42 General Court Martial Convening Authority
Can dispose of charges by dismissal, administrative action, Field Grade Article 15, forwarding to a subordinate or superior commander for disposition or by referral to a Summary, Special, Bad-Conduct Special or General Court Martial (RCM 404) Referral to GCM requires “adequate pretrial advice” from the Staff Judge Advocate (RCM 406) Is authorized to begin a formal pretrial (Article 32) investigation (RCM 404, 405, 10 USC 832, DA PAM 27-17) Authorized, as a Court Martial Convening Authority, to enter into pretrial agreements with the accused (RCM 705) Lowest authority who may grant immunity to an accused to compel testimony against the privilege of self-incrimination (RCM 704)

43 Trial Counsel (10 USC 838) Clerk (Panel, Dockets, Records)
Procurer of witnesses and evidence for both sides General “gofer” (Lunch, Escorts, Bailiff) Command’s chief advisor on MJ issues Advocate for the Government’s case Must be detailed to GCM and all SPCM (10 USC 821)

44 Defense Counsel (10 USC 838) Advocate for the Defense case
Must be detailed to all SPCM and GCM Advises soldiers on Article 15s, adverse personnel actions and other issues adverse to command such as suspect rights

45 Military Judge Judge in the traditional sense (RCM 801)
Once charges are referred for trial, has broad discretion over the case, even above and beyond the Convening Authority (the bomb is a granted Motion for Finding of Not Guilty (RCM 917)

46 Search and Seizure Three basic types: probable cause (MRE 315); Consent, plain view, automobile, etc., with military considerations (MRE 314) and “health and welfare” (MRE 313) PC search can be authorized on any military property (e.g., barracks, foot/wall lockers) and any non-government property on a government facility (e.g., POV on a military post). On non-government property off government facility, get civilian authority cooperation PC Search can be authorized by commander or by a neutral, detached magistrate (rare in deployed situations) PC Search can be based on written sworn or unsworn statements of witnesses communicated in any reasonable way to the authorizing official. The authority to search can be verbal, but I recommend reducing it to writing ASAP. The Army has forms (DA 3744 and DA 3745), but memoranda for record will do.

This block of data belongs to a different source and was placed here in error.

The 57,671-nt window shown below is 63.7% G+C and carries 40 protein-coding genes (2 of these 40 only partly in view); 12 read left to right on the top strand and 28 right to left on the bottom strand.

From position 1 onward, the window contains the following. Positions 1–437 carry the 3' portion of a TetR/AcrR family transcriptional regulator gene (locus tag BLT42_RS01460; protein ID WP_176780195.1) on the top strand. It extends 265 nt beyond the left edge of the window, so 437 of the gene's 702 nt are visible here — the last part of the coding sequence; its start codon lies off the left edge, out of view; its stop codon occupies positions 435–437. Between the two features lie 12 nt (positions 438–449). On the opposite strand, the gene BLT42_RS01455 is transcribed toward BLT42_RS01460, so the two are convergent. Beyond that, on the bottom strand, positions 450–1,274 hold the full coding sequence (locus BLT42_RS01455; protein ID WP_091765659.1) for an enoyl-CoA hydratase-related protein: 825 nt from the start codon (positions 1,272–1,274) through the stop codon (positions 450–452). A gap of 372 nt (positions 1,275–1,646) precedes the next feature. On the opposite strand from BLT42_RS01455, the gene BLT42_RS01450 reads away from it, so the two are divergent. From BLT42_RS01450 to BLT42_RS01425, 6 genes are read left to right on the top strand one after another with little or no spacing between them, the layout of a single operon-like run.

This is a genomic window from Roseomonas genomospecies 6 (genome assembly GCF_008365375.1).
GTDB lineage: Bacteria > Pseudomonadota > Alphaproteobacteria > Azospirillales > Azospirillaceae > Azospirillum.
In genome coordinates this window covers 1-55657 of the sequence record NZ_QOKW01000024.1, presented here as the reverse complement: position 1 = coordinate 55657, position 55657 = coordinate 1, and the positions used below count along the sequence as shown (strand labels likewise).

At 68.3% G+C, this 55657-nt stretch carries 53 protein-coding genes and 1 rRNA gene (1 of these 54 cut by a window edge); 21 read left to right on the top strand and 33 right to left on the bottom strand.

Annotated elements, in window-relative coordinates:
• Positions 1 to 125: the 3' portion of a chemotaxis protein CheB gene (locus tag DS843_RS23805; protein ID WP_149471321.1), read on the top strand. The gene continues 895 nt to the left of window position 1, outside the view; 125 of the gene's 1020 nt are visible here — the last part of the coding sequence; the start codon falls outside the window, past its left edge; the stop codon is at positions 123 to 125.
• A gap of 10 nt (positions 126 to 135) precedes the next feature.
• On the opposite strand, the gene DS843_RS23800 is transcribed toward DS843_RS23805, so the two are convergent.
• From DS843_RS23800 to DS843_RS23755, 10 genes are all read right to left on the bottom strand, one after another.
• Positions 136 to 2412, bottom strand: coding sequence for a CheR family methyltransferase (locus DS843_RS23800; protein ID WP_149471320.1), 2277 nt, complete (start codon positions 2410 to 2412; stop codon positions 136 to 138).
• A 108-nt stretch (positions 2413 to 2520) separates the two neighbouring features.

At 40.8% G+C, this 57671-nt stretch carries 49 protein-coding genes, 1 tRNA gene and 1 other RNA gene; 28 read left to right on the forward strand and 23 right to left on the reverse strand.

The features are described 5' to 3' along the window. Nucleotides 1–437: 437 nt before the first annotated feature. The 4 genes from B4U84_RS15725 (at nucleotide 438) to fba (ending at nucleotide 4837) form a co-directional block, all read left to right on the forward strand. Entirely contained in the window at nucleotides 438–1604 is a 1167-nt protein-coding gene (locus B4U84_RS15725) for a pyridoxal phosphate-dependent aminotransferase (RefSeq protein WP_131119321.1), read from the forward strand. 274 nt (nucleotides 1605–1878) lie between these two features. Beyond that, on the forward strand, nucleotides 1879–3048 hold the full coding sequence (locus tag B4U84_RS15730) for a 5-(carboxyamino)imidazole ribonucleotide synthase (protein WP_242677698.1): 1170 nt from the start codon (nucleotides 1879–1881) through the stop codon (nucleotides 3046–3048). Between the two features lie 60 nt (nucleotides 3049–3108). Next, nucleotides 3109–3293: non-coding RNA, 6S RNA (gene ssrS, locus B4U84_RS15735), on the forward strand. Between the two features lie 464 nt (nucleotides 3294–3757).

47 Interrogations/Self-Incrimination
UCMJ Art. 31 (10 USC 831) is the main consideration- gives broader protection that does 5th Amendment as interpreted through Miranda and its progeny; prohibits eliciting any self-incriminating statement from the accused, even if she is not in custody The accused can give incriminating against herself in a variety of situations in the Army- traditional law enforcement situation, AR 15-6 investigation, informal commander’s inquiry, etc., etc. The key to keeping an incriminating statement in court is to have anyone acting under color of command authority (investigating officer, NCO, commander, etc.) to (a) consult SJA or Trial Counsel if investigation takes a turn against the accused and (b) proficiently use DA Form 3881

48 Nonjudicial Punishment
Part IV, MCM; AR 27-10, Ch. 3. and Appx. B Article 15 UCMJ- preferred method of handling minor offenses Accused always has right to refuse and demand Court-Martial Accused MUST be afforded opportunity to seek counsel except in Summary Article 15 procedure Officers- seek GO Article 15 Key: fill out DA 2627 properly and know sequence of events in reading it to the accused

49 Company/Battery Grade Article 15
Admonition or Reprimand Reduce E4 and below one grade Forfeit seven days pay at rank held after Article 15 (compute at reduced rank, even if suspended) Restriction for 14 days Extra Duty for 14 days Correctional Custody for 7 days (E1-E3) Bread and water for 3 days (embarked on vessel only- E1-E3)

50 Field Grade Article 15 Admonition or Reprimand